Bob Davidson Ford (Loch Raven)

Outstanding Community Event
Catonsville Arts and Crafts Festival (Catonsville)
Dundalk Heritage Fair (Dundalk)
Concerts in the Park (Dundalk)
Holiday Event and National Night Out (Liberty Road)
Overlea Community Tree Lighting (Overlea)
Spring Concert Series (Parkville)

Best Marketing Campaign
Ristorante Firenze (Reisterstown)
Towson Tipster App (Towson)
Shop the ‘Ville (Catonsville)
Member Spotlight Mondays (Parkville)

Best Business/Organization Website
Liberty Road Community Calendar (Liberty Road)
Parkville Carney Business Association (Parkville)
The Grill at Harryman House (Reisterstown)

Best Clean-up or Greening Project 
Paradise Community Association (Catonsville)
Randallstown Gateway Park (Liberty Road)

Best Advocate

Dundalk Renaissance Corporation (Dundalk)
Coldwell Banker (Catonsville)
Liberty Road Volunteer Fire Department (Liberty Road)
Jason Plotkin, President Parkville Carney Business Association (Parkville)
Carin Smith, Reisterstown Improvement Association (Reisterstown)

Best Community Institution
The Children’s Home (Catonsville)
Dundalk Chamber of Commerce (Dundalk)
Northwest Hospital (Liberty Road)

Young Entrepreneur 
Erin Travis, Trails & Tails Pet Care (Catonsville)
Tim Bojanowski, Zest Social Media (Towson)

“Keeping our older commercial areas strong is a priority for Baltimore County. The Commercial Revitalization Program offers tools to support small businesses in 17 older commercial areas throughout the County,” said Andrea Van Arsdale, Director of the Baltimore County Department of Planning. "We encourage businesses and commercial property owners to work with our revitalization representatives to access district tax credits, architectural design services to improve the exterior of buildings, loans to help implement improvements and other technical assistance.”

More information about the Baltimore County Commercial Revitalization Program is available on line or by calling 410-887-3480.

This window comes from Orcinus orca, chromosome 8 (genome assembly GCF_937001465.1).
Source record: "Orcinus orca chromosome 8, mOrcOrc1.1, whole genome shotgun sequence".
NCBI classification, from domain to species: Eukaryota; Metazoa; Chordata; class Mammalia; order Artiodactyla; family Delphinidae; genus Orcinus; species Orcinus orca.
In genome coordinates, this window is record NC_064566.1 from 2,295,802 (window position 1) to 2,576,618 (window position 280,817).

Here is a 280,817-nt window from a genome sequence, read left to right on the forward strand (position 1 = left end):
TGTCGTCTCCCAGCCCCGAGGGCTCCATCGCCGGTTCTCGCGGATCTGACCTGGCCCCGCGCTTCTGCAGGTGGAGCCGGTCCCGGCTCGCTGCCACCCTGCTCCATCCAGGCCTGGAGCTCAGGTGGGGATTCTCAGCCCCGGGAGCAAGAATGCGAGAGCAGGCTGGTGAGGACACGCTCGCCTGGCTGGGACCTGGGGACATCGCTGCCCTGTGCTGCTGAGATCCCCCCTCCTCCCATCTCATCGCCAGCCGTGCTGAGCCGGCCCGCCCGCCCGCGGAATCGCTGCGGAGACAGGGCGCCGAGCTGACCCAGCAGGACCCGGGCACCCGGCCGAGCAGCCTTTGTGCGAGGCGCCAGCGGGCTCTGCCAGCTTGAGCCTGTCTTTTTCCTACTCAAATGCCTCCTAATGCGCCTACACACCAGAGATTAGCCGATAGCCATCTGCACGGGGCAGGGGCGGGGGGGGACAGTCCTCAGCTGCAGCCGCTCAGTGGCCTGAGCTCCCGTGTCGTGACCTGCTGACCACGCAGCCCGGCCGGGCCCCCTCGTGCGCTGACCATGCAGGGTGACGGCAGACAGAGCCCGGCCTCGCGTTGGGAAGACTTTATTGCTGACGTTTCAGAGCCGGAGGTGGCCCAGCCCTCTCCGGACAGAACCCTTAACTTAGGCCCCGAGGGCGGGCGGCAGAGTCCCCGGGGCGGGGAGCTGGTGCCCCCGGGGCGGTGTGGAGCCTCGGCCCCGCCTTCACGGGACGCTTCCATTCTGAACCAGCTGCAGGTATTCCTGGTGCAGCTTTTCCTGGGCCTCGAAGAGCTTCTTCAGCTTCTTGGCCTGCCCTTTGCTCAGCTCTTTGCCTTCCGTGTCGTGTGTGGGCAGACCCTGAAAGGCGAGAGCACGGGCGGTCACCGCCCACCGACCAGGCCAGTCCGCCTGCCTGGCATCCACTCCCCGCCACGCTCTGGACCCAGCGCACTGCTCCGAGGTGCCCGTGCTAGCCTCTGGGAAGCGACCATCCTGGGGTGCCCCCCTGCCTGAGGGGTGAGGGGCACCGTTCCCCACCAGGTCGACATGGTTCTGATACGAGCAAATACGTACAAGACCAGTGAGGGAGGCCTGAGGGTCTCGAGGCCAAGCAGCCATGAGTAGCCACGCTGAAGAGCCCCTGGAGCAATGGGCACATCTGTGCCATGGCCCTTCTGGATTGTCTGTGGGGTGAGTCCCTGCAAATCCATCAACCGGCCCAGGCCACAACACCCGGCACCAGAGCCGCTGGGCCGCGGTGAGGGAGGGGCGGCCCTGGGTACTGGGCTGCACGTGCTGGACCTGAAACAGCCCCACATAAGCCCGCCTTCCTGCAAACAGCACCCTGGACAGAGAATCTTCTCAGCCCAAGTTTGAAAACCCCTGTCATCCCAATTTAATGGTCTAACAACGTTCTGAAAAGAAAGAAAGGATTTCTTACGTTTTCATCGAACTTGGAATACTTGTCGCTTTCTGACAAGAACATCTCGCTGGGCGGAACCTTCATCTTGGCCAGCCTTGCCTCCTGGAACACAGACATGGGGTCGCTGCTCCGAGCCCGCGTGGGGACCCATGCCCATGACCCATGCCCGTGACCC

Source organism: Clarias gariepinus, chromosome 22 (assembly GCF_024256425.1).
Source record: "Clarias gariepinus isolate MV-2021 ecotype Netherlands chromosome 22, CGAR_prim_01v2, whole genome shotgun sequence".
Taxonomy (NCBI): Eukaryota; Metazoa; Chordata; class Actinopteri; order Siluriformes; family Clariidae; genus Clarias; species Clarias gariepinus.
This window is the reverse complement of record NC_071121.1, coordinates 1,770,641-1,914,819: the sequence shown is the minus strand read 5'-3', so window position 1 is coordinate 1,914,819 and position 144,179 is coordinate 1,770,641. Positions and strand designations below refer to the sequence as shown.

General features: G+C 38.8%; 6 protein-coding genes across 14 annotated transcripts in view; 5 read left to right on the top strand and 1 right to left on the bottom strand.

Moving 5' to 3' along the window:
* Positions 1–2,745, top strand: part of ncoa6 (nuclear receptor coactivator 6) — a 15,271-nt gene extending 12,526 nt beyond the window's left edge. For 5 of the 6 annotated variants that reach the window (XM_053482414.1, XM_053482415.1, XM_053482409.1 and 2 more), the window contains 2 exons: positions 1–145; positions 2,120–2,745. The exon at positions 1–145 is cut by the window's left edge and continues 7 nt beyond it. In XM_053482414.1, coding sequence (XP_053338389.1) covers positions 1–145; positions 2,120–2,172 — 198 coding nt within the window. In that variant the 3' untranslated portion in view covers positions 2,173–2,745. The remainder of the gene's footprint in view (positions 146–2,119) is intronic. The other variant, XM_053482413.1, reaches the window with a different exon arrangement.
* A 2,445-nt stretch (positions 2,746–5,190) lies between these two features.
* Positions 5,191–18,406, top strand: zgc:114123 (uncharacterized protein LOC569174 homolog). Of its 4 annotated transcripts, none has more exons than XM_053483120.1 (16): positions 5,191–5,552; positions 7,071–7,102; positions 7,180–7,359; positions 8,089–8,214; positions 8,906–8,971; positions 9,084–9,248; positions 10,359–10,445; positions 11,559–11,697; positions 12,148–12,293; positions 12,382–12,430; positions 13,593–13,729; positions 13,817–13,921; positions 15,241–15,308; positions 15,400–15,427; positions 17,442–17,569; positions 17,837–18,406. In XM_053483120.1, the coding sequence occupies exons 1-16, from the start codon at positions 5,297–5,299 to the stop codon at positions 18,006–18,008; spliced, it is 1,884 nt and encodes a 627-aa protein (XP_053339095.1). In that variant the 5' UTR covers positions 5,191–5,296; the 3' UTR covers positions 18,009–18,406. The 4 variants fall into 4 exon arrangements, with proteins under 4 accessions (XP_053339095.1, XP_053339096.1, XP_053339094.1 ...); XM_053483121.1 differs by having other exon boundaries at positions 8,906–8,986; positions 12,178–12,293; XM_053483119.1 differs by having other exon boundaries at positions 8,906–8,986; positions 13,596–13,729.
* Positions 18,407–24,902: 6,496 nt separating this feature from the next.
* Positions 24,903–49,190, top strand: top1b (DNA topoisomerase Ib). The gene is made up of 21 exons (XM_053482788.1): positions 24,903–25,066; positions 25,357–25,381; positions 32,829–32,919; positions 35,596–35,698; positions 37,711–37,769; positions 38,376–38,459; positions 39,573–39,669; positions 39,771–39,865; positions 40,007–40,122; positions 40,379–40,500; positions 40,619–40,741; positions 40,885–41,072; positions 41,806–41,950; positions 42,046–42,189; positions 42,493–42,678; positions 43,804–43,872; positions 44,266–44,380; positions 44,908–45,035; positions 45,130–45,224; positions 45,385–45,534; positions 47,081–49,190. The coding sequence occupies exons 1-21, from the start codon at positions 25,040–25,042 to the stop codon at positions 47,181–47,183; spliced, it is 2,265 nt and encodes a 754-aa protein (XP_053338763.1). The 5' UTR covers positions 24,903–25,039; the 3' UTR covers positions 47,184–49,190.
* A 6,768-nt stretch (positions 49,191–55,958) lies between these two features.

photo of a Victorian home in Sudbrook ParkFronda Cohen, Baltimore County Office of Communications

When we moved to Sudbrook Park in 1988, we had never heard the word “curvilinear.” After many walks through this historic community in Pikesville, we soon learned about the pleasures of curving, winding roads and the history of a neighborhood that in 1889 became an experiment in suburban community design.

Frederick Law Olmsted, Sr., the father of landscape architecture in America, is perhaps best known as co-designer of New York City’s Central Park. His “experiment” in Baltimore County was based on the idea that a suburban village would be an attractive alternative to the densely populated city. 

Olmsted designed Sudbrook with a distinct entranceway, a narrow bridge that led to open green spaces for community gatherings, spacious lots for Victorian cottages, and smaller lots for more affordable homes. The setting was green, with mature trees lining winding roads that encouraged walking, enjoying nature, and meeting neighbors along the way.

Olmsted’s gateway bridge at the entrance to Sudbrook Park still spans the rail line, although 125 years later it is the Metro that shares the tracks with the railroad that once took residents downtown to work. On any given day, you’ll find walkers, runners, and bicyclists exploring the curvilinear roads.  Victorian homes still grace streets lined with centuries-old oaks. Neat brick colonials built during World War II anchor the smaller lots. Neighbors, kids and dogs in tow, enjoy the annual July 4 and Halloween parades that end with celebrations at the Sudbrook community park.

Sudbrook Park remains a community where design, nature and good neighbors still enjoy what Frederick Law Olmsted called a “respite for the spirit.”   

Happy 125th birthday, Sudbrook.